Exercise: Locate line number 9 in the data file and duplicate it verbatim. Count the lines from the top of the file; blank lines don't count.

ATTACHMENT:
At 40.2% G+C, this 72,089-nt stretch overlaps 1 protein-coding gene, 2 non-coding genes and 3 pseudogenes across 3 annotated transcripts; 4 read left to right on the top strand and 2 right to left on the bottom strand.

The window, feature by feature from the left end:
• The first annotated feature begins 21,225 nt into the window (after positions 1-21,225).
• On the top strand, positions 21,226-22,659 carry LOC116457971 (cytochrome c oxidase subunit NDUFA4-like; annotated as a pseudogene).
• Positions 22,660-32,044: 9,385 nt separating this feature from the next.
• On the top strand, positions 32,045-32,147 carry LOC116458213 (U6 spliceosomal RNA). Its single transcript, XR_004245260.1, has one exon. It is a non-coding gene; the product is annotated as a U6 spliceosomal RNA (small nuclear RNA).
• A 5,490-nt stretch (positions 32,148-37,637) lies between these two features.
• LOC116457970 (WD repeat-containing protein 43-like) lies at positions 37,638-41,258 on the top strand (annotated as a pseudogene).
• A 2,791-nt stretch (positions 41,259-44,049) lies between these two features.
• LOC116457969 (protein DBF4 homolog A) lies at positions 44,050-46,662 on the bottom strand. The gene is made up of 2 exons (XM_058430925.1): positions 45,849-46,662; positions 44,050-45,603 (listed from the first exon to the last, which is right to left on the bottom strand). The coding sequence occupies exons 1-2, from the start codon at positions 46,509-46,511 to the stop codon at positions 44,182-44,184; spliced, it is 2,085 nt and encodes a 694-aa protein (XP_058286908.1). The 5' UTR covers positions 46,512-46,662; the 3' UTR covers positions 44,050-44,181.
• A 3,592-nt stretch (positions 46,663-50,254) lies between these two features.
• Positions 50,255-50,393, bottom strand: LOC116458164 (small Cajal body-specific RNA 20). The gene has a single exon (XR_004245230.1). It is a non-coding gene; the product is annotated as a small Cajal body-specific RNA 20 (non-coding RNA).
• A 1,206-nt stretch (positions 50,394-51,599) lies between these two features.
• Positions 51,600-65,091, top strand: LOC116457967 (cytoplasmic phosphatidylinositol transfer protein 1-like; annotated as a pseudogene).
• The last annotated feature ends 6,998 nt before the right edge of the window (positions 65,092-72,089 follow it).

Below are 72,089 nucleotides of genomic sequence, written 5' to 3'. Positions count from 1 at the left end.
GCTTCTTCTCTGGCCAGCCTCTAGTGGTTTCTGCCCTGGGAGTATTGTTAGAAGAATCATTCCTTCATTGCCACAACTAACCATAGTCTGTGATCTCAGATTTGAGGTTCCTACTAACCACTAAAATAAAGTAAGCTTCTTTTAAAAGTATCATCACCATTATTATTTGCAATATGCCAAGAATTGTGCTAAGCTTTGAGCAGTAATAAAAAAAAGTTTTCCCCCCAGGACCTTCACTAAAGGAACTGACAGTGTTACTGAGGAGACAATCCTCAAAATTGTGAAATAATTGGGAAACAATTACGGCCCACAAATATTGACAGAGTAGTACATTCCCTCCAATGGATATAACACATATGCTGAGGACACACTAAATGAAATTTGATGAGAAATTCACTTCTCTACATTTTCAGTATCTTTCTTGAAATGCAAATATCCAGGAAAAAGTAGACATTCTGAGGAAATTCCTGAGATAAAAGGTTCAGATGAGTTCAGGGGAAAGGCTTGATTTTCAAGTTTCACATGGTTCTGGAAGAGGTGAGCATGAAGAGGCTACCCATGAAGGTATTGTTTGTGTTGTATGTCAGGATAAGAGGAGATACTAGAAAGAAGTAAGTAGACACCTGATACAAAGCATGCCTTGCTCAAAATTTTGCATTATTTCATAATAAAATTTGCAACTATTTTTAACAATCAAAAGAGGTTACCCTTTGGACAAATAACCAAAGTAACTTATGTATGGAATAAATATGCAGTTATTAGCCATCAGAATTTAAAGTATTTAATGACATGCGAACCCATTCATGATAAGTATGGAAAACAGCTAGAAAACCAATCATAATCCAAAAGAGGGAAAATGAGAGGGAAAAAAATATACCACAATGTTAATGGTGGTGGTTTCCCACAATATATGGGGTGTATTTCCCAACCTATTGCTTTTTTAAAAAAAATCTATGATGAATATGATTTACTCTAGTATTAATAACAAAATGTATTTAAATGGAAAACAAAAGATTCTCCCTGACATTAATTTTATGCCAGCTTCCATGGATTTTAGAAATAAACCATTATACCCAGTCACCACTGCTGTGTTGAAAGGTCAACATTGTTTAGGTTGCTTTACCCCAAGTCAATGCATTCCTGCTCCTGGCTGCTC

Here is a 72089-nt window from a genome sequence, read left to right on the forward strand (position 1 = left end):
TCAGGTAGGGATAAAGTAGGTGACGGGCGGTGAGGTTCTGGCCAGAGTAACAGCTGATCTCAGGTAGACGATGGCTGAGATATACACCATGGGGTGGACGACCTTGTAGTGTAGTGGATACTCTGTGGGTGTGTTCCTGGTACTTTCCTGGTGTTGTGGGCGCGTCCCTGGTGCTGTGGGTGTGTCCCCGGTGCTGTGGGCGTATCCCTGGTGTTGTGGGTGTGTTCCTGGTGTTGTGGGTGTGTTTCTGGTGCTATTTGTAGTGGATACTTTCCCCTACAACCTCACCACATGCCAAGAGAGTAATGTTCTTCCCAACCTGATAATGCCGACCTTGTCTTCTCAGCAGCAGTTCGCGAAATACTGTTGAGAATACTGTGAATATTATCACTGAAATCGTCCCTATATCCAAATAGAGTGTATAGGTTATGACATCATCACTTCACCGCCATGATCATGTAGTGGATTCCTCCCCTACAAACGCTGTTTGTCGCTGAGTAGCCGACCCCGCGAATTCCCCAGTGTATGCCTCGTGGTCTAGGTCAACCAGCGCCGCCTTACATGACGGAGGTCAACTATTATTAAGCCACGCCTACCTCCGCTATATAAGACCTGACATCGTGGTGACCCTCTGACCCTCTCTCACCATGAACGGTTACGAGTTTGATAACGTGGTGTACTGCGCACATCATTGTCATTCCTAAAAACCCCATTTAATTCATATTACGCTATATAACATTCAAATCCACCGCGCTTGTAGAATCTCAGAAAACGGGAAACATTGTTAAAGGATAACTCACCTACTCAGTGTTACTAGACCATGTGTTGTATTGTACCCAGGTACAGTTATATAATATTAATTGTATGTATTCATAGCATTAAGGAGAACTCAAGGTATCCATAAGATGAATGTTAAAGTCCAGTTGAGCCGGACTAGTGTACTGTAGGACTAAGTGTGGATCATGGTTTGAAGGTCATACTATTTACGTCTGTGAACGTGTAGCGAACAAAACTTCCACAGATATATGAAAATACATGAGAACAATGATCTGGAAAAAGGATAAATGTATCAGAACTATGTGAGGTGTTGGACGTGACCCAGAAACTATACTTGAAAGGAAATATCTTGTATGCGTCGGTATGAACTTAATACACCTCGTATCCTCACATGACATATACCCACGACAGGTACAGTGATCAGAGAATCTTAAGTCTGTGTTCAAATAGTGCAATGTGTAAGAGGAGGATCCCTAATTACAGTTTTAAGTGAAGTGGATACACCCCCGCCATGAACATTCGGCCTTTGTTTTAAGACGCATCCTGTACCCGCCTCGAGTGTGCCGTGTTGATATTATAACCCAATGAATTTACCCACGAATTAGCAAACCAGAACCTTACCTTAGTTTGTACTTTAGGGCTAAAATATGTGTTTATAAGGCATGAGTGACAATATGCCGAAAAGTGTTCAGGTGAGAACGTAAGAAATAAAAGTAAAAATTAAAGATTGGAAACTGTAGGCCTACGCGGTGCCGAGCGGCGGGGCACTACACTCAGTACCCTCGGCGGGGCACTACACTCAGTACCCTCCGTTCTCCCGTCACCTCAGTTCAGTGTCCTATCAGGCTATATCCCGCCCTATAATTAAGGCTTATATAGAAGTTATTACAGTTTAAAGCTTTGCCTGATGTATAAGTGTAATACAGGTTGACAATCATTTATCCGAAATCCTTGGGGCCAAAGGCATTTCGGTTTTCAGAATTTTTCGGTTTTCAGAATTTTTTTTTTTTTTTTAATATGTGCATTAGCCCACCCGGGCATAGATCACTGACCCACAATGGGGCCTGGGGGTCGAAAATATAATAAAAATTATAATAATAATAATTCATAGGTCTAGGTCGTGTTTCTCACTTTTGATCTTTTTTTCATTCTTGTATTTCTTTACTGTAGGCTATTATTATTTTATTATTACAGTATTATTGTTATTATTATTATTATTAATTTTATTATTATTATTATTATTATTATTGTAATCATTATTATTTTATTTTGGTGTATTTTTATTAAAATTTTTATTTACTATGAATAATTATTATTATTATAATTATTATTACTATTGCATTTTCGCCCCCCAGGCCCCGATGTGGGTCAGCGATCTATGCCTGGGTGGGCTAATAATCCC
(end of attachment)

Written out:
• A 2,791-nt stretch (positions 41,259-44,049) lies between these two features.